Since late last year there have been various legal changes in terms of the provision/testing of alarms and monitors in residential rental properties. These changes include the following:-
- There is a legal requirement to provide a smoke alarm to every floor of a rental property
- There is a legal requirement to provide a carbon monoxide monitor to a rental property that has a solid fuel heat source (open fire/multi-fuel/log-burner) – although we would recommend these are installed as a matter of course in all properties
- There is a need for all monitors/alarms to be tested on the first day of any new tenancy. This testing should be documented.
Whilst monitoring/implementing these new requirements for our Fully Managed Landlords we have noted a few issues that may also be of use to our Tenant Find and Rent Receipt Landlords.
- We have found several properties – usually of the smaller one/two bed varieties with hard-wired mains units fitted – that have heat alarms fitted downstairs and smoke alarms on the first floor. In these cases there are two options available to make the property compliant. The Landlord can either opt to change the ‘head’ of the heat alarm for a smoke alarm or retain the heat unit and fit a stand-alone smoke alarm. Our advice would be the latter of these two options as the heat alarms are normally located, for obvious reasons, very near the kitchen areas. Locating a smoke alarm in such areas will easily cause nuisance to tenants.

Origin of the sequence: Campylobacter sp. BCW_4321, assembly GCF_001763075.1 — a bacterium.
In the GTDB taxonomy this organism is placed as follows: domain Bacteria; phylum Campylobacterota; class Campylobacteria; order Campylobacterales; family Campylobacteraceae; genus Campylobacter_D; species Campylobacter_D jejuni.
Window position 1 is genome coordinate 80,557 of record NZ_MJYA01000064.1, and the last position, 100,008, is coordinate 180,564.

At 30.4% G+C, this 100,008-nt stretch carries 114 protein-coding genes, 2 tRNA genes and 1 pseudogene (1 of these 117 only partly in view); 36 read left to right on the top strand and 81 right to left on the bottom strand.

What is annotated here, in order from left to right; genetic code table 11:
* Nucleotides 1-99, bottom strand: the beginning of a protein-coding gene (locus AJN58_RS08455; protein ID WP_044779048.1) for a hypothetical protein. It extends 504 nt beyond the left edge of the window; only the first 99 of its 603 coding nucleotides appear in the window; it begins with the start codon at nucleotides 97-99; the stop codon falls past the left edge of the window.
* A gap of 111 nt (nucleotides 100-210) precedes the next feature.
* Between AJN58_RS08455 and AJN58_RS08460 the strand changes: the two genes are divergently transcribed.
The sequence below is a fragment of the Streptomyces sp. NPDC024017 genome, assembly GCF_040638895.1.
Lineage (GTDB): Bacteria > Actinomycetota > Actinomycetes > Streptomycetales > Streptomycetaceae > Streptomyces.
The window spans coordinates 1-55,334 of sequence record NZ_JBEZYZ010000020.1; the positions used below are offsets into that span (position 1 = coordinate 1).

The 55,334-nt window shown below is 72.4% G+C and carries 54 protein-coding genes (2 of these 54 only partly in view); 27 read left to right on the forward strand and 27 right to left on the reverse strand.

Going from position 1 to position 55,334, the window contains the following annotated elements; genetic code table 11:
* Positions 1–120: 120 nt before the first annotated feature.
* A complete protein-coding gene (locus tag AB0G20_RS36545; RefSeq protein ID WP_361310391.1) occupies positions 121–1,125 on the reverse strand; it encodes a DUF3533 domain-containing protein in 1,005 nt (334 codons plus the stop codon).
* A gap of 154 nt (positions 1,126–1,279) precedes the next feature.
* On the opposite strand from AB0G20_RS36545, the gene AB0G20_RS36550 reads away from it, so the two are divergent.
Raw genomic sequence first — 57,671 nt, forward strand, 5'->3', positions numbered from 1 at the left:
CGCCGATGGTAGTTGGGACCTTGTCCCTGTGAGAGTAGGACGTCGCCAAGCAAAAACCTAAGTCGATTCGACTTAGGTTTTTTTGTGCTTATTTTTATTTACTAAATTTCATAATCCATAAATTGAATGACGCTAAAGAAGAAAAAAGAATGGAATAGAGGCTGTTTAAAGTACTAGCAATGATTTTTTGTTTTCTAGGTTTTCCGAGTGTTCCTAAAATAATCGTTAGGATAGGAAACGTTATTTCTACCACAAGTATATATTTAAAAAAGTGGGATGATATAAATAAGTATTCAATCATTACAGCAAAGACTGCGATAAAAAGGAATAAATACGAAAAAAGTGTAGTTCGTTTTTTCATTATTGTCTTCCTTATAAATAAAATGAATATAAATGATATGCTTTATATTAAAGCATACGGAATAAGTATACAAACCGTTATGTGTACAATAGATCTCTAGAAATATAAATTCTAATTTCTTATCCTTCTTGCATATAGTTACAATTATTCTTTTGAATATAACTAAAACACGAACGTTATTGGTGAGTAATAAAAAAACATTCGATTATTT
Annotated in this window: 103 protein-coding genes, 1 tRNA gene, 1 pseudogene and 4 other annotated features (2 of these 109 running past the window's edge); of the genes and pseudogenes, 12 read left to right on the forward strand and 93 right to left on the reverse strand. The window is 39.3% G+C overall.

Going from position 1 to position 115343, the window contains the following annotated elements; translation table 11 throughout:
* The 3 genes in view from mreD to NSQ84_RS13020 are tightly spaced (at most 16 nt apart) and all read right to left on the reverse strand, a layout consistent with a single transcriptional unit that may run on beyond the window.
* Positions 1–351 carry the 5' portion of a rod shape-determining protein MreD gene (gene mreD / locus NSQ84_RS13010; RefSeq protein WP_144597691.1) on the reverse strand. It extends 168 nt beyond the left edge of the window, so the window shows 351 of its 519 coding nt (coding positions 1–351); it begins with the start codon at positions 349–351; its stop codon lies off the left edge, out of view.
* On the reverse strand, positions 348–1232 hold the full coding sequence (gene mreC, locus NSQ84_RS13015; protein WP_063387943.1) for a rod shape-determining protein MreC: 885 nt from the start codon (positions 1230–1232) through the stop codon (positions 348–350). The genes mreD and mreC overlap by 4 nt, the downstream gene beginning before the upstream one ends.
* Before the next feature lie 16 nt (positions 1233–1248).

- Any ground floor smoke alarm should be located in an area of high air circulation and close to the primary escape route e.g. lobby area/bottom of the stairwell near the front door.
One problem we have also encountered is the need to be able to differentiate between smoke and heat alarms. Although the bodies of the units are marked as to the style of alarm the lettering is often very difficult to read from floor level. The main, visual, differences between alarms is that the heat variety tend to have a protruding sensor in the middle and smoke alarms are nearly always flat – see pictures below.
- Do not allow the sensors/alarms to become painted
- Check the alarms for expiry dates – many mains powered smoke alarms have a date marked around the edge
- Ensure that the correct style of back-up battery is used. Most mains powered smoke/heat alarms have rechargeable batteries fitted. We have seen many cases where tenants (thinking they are doing the right thing) have fitted ordinary disposable batteries!
- All monitors and alarms are tested on each management visit to our fully managed properties. The lack of correct alarms/monitors will, in most cases, invalidate a landlord’s insurance policy